Papamichalopoulos v Greece (Series A, No 260-B; Application No 14556/89) European Court of Human Rights (1993) 16 EHRR 440 24 JUNE 1993

De facto expropriation of land

HEADNOTE:

The applicants, who were all Greek nationals, were deprived of the use of their land by virtue of a Greek law passed after the dictatorship was established in 1967 which transferred the land to the Navy Fund. The applicants applied unsuccessfully to the Greek courts for restoration of their land. After democracy had been restored the authorities recognized the applicants as having title and ordered exchange of the land for other land of equal value. None of the land chosen by the authorities was able to be used for the proposed exchange and by the date of the Court's judgment no compensation had been awarded to the applicants. The applicants complained of a violation of Article 1 of Protocol No 1 to the Convention.

1. Possessions and Property

The Greek authorities had treated the applicants as the owners of the land and therefore they are the de facto owners of the land. Although the land of the applicants was not ‘expropriated’ per se, they nevertheless were not able to enjoy their land or deal with as they saw fit. In addition, all their attempts to remedy the situation within the Greek judicial system failed. The consequences were sufficiently serious to amount to a de facto expropriation within the meaning of Article 1 of Protocol No 1.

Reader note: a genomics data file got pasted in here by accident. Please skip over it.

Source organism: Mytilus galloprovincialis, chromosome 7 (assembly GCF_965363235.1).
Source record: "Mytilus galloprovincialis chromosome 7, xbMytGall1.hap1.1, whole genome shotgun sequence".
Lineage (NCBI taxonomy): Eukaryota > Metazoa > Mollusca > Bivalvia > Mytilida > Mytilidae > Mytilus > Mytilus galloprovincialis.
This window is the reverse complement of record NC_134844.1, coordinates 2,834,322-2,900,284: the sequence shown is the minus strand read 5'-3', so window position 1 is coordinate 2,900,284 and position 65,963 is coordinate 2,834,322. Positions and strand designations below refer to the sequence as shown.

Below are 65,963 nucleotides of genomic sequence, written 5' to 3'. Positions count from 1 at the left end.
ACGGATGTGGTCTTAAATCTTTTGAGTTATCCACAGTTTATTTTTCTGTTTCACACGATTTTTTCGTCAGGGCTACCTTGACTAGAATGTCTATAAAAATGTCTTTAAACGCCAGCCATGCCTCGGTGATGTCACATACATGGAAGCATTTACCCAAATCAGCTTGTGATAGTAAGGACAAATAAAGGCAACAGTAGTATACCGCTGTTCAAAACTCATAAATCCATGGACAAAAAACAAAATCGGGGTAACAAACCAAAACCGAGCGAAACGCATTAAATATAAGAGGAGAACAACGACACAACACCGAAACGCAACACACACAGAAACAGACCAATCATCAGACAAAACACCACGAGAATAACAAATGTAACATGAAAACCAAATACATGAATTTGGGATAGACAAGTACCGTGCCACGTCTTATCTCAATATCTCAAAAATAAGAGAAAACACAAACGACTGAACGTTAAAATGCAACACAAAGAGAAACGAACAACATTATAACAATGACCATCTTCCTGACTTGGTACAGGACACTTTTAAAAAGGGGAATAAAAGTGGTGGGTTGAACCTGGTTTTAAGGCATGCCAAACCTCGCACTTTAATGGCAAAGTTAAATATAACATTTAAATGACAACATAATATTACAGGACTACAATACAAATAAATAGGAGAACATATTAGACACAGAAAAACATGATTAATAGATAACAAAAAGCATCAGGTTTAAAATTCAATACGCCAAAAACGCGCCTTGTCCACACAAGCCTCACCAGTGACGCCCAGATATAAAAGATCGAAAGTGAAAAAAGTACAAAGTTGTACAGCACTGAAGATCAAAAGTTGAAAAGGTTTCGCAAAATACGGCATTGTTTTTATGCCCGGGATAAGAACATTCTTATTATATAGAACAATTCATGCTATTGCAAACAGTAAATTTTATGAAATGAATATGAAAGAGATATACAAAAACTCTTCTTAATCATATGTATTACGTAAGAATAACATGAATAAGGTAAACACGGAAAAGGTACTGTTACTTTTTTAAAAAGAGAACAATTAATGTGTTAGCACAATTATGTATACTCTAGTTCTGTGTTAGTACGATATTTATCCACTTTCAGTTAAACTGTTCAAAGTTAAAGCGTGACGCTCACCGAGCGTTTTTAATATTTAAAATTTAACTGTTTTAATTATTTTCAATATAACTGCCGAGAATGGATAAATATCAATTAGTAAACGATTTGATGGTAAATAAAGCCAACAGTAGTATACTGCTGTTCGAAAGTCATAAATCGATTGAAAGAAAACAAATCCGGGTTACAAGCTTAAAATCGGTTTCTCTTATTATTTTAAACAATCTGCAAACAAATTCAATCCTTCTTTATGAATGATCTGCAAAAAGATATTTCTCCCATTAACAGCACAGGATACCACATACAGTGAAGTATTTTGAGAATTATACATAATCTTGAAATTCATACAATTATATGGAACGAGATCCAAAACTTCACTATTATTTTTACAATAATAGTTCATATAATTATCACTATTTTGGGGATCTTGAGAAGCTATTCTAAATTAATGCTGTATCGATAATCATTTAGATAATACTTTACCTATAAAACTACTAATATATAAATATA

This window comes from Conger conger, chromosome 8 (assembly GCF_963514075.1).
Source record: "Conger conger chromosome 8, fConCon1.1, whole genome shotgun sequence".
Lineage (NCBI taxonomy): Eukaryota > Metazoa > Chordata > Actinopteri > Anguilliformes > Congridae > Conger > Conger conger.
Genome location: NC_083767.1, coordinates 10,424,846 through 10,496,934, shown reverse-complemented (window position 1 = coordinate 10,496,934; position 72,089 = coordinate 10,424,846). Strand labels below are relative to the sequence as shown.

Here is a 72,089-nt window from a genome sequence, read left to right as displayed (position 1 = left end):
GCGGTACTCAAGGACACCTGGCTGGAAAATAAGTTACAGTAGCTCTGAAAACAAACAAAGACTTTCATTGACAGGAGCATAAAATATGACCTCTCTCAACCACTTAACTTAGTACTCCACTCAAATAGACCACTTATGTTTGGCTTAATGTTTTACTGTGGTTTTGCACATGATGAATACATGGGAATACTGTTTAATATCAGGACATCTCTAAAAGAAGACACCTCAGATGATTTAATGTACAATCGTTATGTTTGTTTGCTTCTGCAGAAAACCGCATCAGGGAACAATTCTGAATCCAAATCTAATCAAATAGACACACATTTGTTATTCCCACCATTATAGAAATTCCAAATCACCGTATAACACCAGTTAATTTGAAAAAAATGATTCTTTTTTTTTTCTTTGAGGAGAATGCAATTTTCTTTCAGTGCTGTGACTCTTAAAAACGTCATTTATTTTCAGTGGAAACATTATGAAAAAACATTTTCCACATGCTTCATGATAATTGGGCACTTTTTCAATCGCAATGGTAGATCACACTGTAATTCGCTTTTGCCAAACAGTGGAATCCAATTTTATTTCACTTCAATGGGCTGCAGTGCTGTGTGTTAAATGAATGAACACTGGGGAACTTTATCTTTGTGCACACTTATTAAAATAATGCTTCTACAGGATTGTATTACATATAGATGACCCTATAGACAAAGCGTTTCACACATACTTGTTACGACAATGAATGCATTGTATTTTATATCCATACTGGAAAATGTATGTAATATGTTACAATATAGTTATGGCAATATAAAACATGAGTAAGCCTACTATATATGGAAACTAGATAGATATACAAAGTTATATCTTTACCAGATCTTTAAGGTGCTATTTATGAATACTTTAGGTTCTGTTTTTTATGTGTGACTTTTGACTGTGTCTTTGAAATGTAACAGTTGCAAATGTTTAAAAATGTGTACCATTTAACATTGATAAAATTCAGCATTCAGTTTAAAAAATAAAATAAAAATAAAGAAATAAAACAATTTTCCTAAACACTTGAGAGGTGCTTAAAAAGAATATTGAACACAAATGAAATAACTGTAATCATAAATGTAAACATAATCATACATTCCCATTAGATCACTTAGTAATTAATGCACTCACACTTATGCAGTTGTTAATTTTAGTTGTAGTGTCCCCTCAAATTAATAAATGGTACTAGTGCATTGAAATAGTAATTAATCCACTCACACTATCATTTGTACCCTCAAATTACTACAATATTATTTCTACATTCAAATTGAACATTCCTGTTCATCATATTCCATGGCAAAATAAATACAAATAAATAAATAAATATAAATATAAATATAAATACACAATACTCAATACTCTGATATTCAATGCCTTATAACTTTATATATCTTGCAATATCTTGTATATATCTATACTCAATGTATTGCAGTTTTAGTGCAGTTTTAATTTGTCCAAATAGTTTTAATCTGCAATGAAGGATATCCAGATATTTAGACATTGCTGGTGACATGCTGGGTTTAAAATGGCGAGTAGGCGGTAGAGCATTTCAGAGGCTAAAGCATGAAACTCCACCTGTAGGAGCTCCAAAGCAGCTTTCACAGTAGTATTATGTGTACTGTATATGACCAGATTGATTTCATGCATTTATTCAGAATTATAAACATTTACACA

On the other hand, although the interference by the government was purposeful (establishing a naval base and a holiday resort for officers and their families), it was not for the purpose of controlling the use of property within the meaning of the second paragraph of Article 1 of Protocol No 1. Hence, the second paragraph does not apply.

| Return to Topic Menu | Return to Main Menu |